which is why no congress has ever, ever failed to raise the debt ceiling. it's why the big names on the left and the right from paul krugman to alan greenspan say missing the deadline would be suicidal. tonight house minority leader eric cantor who was against -- said he might be willing to talk about closing some tax loopholes. he and the rest of the democratic leadership and their counterparts to meet with president obama at the white house. "washington post" just now moving a story reporting on a possible big concession the president might put on the table. the post reporting he will for the first time offer up significant savings in social security. the newspaper sourcing it to people in both parties with knowledge of the president's proposal. in any case, today mr. obama called on both sides to get moving. >> congress has a responsibility to make sure we pay our bills. we've always paid them in the past. the notion that the u.s. is going to default on its debt is just irresponsible. and my expectation is that over the next week to two weeks, that congress working with the wh
. i can't help but be a little cynical here. because we find out the president has a big birthday bash scheduled for august 3rd, celebrities flying in from all over. and lo and behold, august 2nd is the deadline for getting something done so that he can have this massive -- maybe the biggest fundraising dinner in history for a birthday celebration". >> and here's iowa congressman steve king. >> it's not default. they've been calling it default to try to stampede people into taking a bad deal here in this congress. the american people understand this. they understand at least intuitively that it would be the president who would willfully default if there's to be a default. i'd like to think the investor markets understand that, too. >> keeping them honest, there's little reason to think that's true. and plenty of people in the gop establishment and the business community sending up warning flairs. officials at the bond rating company standard & poors today briefing freshman republicans about what might happen. political reporting tonight they were cautioned that one possibility is "a de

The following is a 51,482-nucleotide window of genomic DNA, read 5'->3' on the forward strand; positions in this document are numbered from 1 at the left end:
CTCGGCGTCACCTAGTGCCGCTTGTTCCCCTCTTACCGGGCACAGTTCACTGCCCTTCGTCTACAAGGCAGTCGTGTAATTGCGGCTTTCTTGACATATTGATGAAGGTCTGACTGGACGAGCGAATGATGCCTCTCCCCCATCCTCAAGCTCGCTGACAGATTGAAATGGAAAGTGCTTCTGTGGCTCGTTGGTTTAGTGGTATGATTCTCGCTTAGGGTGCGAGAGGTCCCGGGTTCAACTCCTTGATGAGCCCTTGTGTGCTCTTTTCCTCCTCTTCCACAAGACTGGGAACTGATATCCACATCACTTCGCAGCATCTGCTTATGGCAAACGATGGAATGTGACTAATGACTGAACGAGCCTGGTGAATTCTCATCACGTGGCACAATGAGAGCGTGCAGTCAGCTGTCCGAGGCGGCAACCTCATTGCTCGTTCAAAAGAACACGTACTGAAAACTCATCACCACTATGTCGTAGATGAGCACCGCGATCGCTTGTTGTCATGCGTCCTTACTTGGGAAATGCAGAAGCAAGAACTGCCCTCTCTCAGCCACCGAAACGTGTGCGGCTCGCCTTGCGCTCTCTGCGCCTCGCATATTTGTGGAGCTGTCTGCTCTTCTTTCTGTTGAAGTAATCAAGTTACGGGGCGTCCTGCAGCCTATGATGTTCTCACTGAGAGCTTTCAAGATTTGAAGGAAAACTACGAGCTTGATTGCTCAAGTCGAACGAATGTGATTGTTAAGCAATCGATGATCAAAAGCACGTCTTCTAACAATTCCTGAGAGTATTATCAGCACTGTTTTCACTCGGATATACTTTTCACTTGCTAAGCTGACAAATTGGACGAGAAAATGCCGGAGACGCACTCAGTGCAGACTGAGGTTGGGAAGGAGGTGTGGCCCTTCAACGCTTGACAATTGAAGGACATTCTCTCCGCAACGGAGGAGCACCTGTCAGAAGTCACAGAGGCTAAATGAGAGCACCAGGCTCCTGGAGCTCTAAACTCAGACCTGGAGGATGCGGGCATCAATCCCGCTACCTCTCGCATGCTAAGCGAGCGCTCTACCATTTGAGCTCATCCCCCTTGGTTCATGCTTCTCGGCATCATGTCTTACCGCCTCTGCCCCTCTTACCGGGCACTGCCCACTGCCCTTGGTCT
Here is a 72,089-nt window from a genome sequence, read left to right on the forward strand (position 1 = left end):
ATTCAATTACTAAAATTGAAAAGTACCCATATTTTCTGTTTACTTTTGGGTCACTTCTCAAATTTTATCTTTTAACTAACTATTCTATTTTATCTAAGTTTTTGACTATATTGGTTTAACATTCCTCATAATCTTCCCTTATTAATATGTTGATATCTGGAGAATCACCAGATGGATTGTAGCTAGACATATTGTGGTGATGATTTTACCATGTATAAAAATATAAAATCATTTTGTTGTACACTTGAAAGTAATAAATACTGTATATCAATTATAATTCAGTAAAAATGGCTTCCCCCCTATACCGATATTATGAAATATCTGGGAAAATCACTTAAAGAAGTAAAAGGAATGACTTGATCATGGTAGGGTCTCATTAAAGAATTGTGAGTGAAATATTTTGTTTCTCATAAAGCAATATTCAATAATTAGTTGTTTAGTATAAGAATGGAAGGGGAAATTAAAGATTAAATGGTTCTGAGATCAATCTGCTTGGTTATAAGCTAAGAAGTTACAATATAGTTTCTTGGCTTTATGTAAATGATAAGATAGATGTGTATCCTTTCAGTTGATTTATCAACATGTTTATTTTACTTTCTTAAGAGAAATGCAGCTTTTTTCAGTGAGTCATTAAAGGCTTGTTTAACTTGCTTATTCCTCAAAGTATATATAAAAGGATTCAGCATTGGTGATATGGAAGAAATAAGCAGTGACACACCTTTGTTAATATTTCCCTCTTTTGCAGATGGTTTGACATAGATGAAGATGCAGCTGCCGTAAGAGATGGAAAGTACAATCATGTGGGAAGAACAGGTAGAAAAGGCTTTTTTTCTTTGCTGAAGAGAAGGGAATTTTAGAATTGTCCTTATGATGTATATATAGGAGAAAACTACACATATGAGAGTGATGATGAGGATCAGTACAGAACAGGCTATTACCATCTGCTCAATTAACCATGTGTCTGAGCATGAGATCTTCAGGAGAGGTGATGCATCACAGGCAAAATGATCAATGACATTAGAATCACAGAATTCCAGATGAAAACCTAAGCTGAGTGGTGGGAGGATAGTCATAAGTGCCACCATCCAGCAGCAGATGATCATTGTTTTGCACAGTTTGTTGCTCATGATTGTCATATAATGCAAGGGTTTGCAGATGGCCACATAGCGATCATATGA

small number of republicans who think that we won't default and if we did it's not a big problem. they're wrong. you also have a big number of democrats and much larger number who say it doesn't matter if we spend the nation into bankruptcy. we won't go bankrupt. they're wrong. and that's even worse because there are more of them who believe that than the small number of republicans who are willing to countenance the fall. >> let me ask you something. >> let me be clear. these polls, can i just be clear about something? this is washington equivalent. polls are not equivalent. the public blames the congressional republicans much more than the president, all right? that's a fact that cannot be disputed. we should not get off with the facts are. it's not a pox on both the house. it's overwhelmingly the public blames the congressional republicans. >> james, as somebody who's made his living with polls you know as well as i do that there's not only one poll in town. there's a bunch of them. >> three of them. you can look at all three. [ overlapping speakers ] >> his numbers have been droppi
save hundreds! yeah, that'll certainly stick with me. we'll take it. go, big money! i mean, go. it's your break, honey. same coverage, more savings. now, that's progressive. call or click today. >>> 15 days until the treasury says it will run out money. a tea party leader says don't raise the debt seeing and he says president obama is lying about the consequences if we don't. "keeping them honest" about what many republicans believe is central to solving the long-term problem. a constitutional amendment to balance the budget. they vote on "cup, cap and balance." cutting spending to 2004 levels and caps it and freezes it right there and calls for a balanced budget amendment to the constitution. >> all that we ask in this bill is that we simply allow the states to weigh in, should the federal government live under a balanced budget amendment. should they do that? >> i don't understand why people won't vote for the a balanced budget amendment because it's the only discipline that will ever force the politics of washington to meet the responsibilities of washington. >> let's do somethi